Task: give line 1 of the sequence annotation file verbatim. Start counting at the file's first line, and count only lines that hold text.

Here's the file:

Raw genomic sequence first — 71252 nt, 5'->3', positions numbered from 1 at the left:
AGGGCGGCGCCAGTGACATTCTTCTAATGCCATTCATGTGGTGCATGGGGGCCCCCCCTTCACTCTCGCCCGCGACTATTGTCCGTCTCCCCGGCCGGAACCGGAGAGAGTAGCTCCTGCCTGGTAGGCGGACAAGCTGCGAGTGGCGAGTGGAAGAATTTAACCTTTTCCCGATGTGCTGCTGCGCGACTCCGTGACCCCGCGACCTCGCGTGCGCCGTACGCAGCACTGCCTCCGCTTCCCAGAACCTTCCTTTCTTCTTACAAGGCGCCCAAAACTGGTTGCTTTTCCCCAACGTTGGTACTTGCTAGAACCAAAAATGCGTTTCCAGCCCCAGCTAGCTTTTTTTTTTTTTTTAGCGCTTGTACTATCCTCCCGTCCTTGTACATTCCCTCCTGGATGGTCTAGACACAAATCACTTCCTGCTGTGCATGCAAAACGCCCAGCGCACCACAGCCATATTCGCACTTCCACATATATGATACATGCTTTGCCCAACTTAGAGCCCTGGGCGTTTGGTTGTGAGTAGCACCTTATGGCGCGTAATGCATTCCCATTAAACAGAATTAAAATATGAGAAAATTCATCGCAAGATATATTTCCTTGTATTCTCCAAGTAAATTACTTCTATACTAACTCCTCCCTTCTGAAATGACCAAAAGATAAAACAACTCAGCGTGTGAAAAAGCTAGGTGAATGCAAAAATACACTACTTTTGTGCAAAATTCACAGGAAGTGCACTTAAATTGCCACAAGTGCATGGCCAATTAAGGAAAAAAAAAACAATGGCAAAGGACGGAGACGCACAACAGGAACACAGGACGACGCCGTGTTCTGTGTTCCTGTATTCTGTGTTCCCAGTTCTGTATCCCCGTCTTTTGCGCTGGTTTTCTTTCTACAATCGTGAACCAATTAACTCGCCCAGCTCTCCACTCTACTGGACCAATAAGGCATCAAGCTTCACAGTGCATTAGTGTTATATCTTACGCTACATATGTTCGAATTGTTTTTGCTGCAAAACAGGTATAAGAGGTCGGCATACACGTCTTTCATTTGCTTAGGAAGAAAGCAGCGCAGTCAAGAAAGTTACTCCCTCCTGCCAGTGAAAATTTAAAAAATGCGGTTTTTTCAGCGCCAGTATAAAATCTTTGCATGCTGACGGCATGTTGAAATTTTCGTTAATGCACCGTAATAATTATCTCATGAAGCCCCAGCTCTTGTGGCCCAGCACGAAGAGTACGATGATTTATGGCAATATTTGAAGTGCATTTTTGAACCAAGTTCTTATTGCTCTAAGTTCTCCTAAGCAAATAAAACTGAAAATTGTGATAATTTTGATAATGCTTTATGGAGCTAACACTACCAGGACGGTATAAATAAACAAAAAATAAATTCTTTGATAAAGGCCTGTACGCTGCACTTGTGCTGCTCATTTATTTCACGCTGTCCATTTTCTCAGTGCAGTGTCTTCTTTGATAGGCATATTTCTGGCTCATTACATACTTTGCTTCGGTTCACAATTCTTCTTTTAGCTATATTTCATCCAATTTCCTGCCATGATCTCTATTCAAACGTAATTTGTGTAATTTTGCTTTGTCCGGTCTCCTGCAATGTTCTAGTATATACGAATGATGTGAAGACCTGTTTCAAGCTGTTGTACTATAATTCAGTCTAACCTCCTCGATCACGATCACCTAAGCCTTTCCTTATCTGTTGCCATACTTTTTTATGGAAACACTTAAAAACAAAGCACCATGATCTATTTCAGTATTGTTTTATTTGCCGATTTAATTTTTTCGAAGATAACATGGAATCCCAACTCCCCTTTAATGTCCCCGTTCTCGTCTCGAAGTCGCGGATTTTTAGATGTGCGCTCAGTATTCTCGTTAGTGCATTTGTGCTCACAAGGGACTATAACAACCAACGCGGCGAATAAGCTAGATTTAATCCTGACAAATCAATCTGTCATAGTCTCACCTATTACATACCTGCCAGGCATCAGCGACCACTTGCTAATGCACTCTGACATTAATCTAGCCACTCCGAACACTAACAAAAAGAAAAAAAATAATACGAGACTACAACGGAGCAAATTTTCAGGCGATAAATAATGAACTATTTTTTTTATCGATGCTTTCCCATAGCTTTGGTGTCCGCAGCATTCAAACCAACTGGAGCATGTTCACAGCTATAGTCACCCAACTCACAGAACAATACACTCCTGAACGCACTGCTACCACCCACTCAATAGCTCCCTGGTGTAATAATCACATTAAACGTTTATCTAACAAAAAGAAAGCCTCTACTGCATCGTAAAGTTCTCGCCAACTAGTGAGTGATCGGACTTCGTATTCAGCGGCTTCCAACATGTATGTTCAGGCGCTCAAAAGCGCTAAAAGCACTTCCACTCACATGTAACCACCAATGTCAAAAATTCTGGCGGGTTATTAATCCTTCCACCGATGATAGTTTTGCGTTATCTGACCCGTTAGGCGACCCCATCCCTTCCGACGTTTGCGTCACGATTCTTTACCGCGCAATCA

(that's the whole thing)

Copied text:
Raw genomic sequence first — 71252 nt, 5'->3', positions numbered from 1 at the left: